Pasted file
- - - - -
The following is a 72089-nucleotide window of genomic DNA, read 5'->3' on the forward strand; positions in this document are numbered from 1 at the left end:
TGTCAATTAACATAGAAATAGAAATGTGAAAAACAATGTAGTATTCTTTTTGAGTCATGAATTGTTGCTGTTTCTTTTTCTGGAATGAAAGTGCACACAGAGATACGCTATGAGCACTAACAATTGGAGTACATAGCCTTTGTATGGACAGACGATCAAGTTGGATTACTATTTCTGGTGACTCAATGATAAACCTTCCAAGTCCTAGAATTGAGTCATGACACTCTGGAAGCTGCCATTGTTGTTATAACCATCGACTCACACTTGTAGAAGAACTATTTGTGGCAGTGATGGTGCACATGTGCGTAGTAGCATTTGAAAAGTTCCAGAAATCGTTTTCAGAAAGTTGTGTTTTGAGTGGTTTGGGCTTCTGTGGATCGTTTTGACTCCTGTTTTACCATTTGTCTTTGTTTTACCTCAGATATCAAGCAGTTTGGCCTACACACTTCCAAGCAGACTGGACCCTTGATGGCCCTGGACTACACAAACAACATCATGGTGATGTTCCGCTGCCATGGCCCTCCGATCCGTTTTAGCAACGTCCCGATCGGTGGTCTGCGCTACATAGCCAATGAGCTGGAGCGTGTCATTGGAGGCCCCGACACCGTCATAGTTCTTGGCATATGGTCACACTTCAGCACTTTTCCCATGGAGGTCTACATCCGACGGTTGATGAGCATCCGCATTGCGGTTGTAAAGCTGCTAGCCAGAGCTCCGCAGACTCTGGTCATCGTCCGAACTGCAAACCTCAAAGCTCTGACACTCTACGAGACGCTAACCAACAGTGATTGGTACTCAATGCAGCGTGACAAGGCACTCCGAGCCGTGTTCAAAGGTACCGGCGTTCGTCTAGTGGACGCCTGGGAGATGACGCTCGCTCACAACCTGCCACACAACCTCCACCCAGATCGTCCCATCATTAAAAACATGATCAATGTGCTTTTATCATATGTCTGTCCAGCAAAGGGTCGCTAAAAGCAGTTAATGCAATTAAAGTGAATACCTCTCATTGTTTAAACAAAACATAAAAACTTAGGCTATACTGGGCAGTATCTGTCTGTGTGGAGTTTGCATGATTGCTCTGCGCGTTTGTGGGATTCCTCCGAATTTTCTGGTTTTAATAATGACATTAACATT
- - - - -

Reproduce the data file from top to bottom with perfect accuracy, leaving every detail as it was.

The following is a 72089-nucleotide window of genomic DNA, read 5'->3' on the forward strand; positions in this document are numbered from 1 at the left end:
TGTCAATTAACATAGAAATAGAAATGTGAAAAACAATGTAGTATTCTTTTTGAGTCATGAATTGTTGCTGTTTCTTTTTCTGGAATGAAAGTGCACACAGAGATACGCTATGAGCACTAACAATTGGAGTACATAGCCTTTGTATGGACAGACGATCAAGTTGGATTACTATTTCTGGTGACTCAATGATAAACCTTCCAAGTCCTAGAATTGAGTCATGACACTCTGGAAGCTGCCATTGTTGTTATAACCATCGACTCACACTTGTAGAAGAACTATTTGTGGCAGTGATGGTGCACATGTGCGTAGTAGCATTTGAAAAGTTCCAGAAATCGTTTTCAGAAAGTTGTGTTTTGAGTGGTTTGGGCTTCTGTGGATCGTTTTGACTCCTGTTTTACCATTTGTCTTTGTTTTACCTCAGATATCAAGCAGTTTGGCCTACACACTTCCAAGCAGACTGGACCCTTGATGGCCCTGGACTACACAAACAACATCATGGTGATGTTCCGCTGCCATGGCCCTCCGATCCGTTTTAGCAACGTCCCGATCGGTGGTCTGCGCTACATAGCCAATGAGCTGGAGCGTGTCATTGGAGGCCCCGACACCGTCATAGTTCTTGGCATATGGTCACACTTCAGCACTTTTCCCATGGAGGTCTACATCCGACGGTTGATGAGCATCCGCATTGCGGTTGTAAAGCTGCTAGCCAGAGCTCCGCAGACTCTGGTCATCGTCCGAACTGCAAACCTCAAAGCTCTGACACTCTACGAGACGCTAACCAACAGTGATTGGTACTCAATGCAGCGTGACAAGGCACTCCGAGCCGTGTTCAAAGGTACCGGCGTTCGTCTAGTGGACGCCTGGGAGATGACGCTCGCTCACAACCTGCCACACAACCTCCACCCAGATCGTCCCATCATTAAAAACATGATCAATGTGCTTTTATCATATGTCTGTCCAGCAAAGGGTCGCTAAAAGCAGTTAATGCAATTAAAGTGAATACCTCTCATTGTTTAAACAAAACATAAAAACTTAGGCTATACTGGGCAGTATCTGTCTGTGTGGAGTTTGCATGATTGCTCTGCGCGTTTGTGGGATTCCTCCGAATTTTCTGGTTTTAATAATGACATTAACATT